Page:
Virtual and augmented reality are impacting the world of print.
Editor's Note: This the forth of five "Imaging Reality Check” posts, each anchored by and featuring one of five videos that illustrate the examples of innovative and dynamic use of print by McDonald's, Pizza Hut, Garage Magazine, TAM Airlines (On Board magazine), and Abraxas AB (an "adult beverage" manufacturer).
When you hear the term “virtual reality,” the odds are good your first thought isn’t about print. It’s probably not even your second or third thought. But virtual reality (VR) and augmented reality (AR) is where many brands are starting to turn when it comes to marketing their services and products. And that means print needs to follow.
Before we look at the ramifications for print, let me get one disclaimer out of the way: I absolutely am a “tech geek.” I love playing with all the latest and greatest gadgets, I follow tech industry news, and I am a sucker for an unboxing video. I am admittedly not what you would call unbiased when it comes to loving technology. On the flip side, I love print. I love holding it in my hands, I love getting it in the mail, I love feeling it when I come across interesting substrates, and I have a habit of trying to touch almost every printed item I can. So it is safe to say that the idea of merging print with technology is one that has me beyond excited.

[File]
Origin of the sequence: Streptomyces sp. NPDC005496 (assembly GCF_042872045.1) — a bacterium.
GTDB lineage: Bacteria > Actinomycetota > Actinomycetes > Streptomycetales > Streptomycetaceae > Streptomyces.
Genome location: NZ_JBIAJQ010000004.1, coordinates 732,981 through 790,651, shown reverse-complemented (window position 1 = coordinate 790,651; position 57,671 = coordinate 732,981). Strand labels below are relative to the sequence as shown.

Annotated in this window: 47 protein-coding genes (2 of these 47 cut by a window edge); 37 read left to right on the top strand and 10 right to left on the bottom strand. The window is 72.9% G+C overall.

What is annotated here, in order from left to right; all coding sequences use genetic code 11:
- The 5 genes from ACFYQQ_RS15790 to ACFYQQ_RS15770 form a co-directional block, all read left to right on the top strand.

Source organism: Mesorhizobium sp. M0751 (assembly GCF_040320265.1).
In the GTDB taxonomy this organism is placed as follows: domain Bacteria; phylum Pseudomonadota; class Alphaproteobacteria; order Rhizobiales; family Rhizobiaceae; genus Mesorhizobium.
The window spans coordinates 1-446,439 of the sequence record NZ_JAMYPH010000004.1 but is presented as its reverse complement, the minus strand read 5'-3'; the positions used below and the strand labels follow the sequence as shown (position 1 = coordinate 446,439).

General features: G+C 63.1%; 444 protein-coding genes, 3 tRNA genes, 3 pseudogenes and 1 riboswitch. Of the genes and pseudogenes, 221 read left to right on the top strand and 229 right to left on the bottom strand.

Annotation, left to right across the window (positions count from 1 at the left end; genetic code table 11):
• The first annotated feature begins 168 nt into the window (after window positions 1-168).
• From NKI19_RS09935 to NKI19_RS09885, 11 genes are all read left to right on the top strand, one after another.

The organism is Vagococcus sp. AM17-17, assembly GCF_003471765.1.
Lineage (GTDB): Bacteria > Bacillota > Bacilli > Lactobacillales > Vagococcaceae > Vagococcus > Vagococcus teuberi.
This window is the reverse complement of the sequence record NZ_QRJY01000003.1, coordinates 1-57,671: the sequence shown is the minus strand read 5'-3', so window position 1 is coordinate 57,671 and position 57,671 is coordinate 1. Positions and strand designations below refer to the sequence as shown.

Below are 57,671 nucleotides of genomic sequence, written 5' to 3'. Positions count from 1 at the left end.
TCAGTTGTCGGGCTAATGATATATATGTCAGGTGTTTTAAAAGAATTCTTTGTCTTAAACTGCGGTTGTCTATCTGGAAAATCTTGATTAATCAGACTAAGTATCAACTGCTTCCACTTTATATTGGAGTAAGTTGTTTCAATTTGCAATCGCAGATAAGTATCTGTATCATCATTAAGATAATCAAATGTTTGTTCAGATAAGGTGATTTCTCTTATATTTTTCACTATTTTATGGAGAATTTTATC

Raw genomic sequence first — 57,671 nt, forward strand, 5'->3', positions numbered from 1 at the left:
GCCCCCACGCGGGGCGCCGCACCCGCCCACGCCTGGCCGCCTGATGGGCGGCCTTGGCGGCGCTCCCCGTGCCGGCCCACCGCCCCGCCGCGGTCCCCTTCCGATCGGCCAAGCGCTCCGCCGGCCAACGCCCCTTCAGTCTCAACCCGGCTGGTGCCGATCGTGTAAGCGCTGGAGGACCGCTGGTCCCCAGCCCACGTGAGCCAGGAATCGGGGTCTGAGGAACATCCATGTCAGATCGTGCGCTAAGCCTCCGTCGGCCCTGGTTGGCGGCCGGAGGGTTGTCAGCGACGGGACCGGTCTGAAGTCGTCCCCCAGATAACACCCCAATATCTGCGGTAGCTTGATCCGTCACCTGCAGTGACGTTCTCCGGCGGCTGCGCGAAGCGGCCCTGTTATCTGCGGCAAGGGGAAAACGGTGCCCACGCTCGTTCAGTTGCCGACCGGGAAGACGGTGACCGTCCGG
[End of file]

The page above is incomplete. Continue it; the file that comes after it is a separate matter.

And I’m not the only one.
It is truly exciting to see how brands—and by extension printers—are finding new and innovative ways to merge the print and digital worlds. I went down the rabbit hole and found some truly amazing examples to share with you that seamlessly blend the printed piece with a wide range of VR and AR technologies to create experiences that get people talking. The future of marketing is in this kind of creative warping of reality, and printers—and their partners—that can not only think outside of the box, but also redefine the very walls of the box itself will be the biggest winners tomorrow.
Abraxas Ab (Adult Beverage)
This is another notable example of “hacking” the print process and using digital technologies to bring it to life. Abraxas Ab, an “adult beverage” manufacturer, worked with printers to create a stunning marketing campaign. They ran a magazine ad that, at first glance, just looked like an all-black sheet. But when users put their smartphone’s flashlight behind the page, they discovered a hidden message: an entire advertisement was hidden behind the black. It is a truly creative way to get readers engaged with both the magazine and the brand, and got people talking, which, after all, is the whole purpose of a good marketing campaign.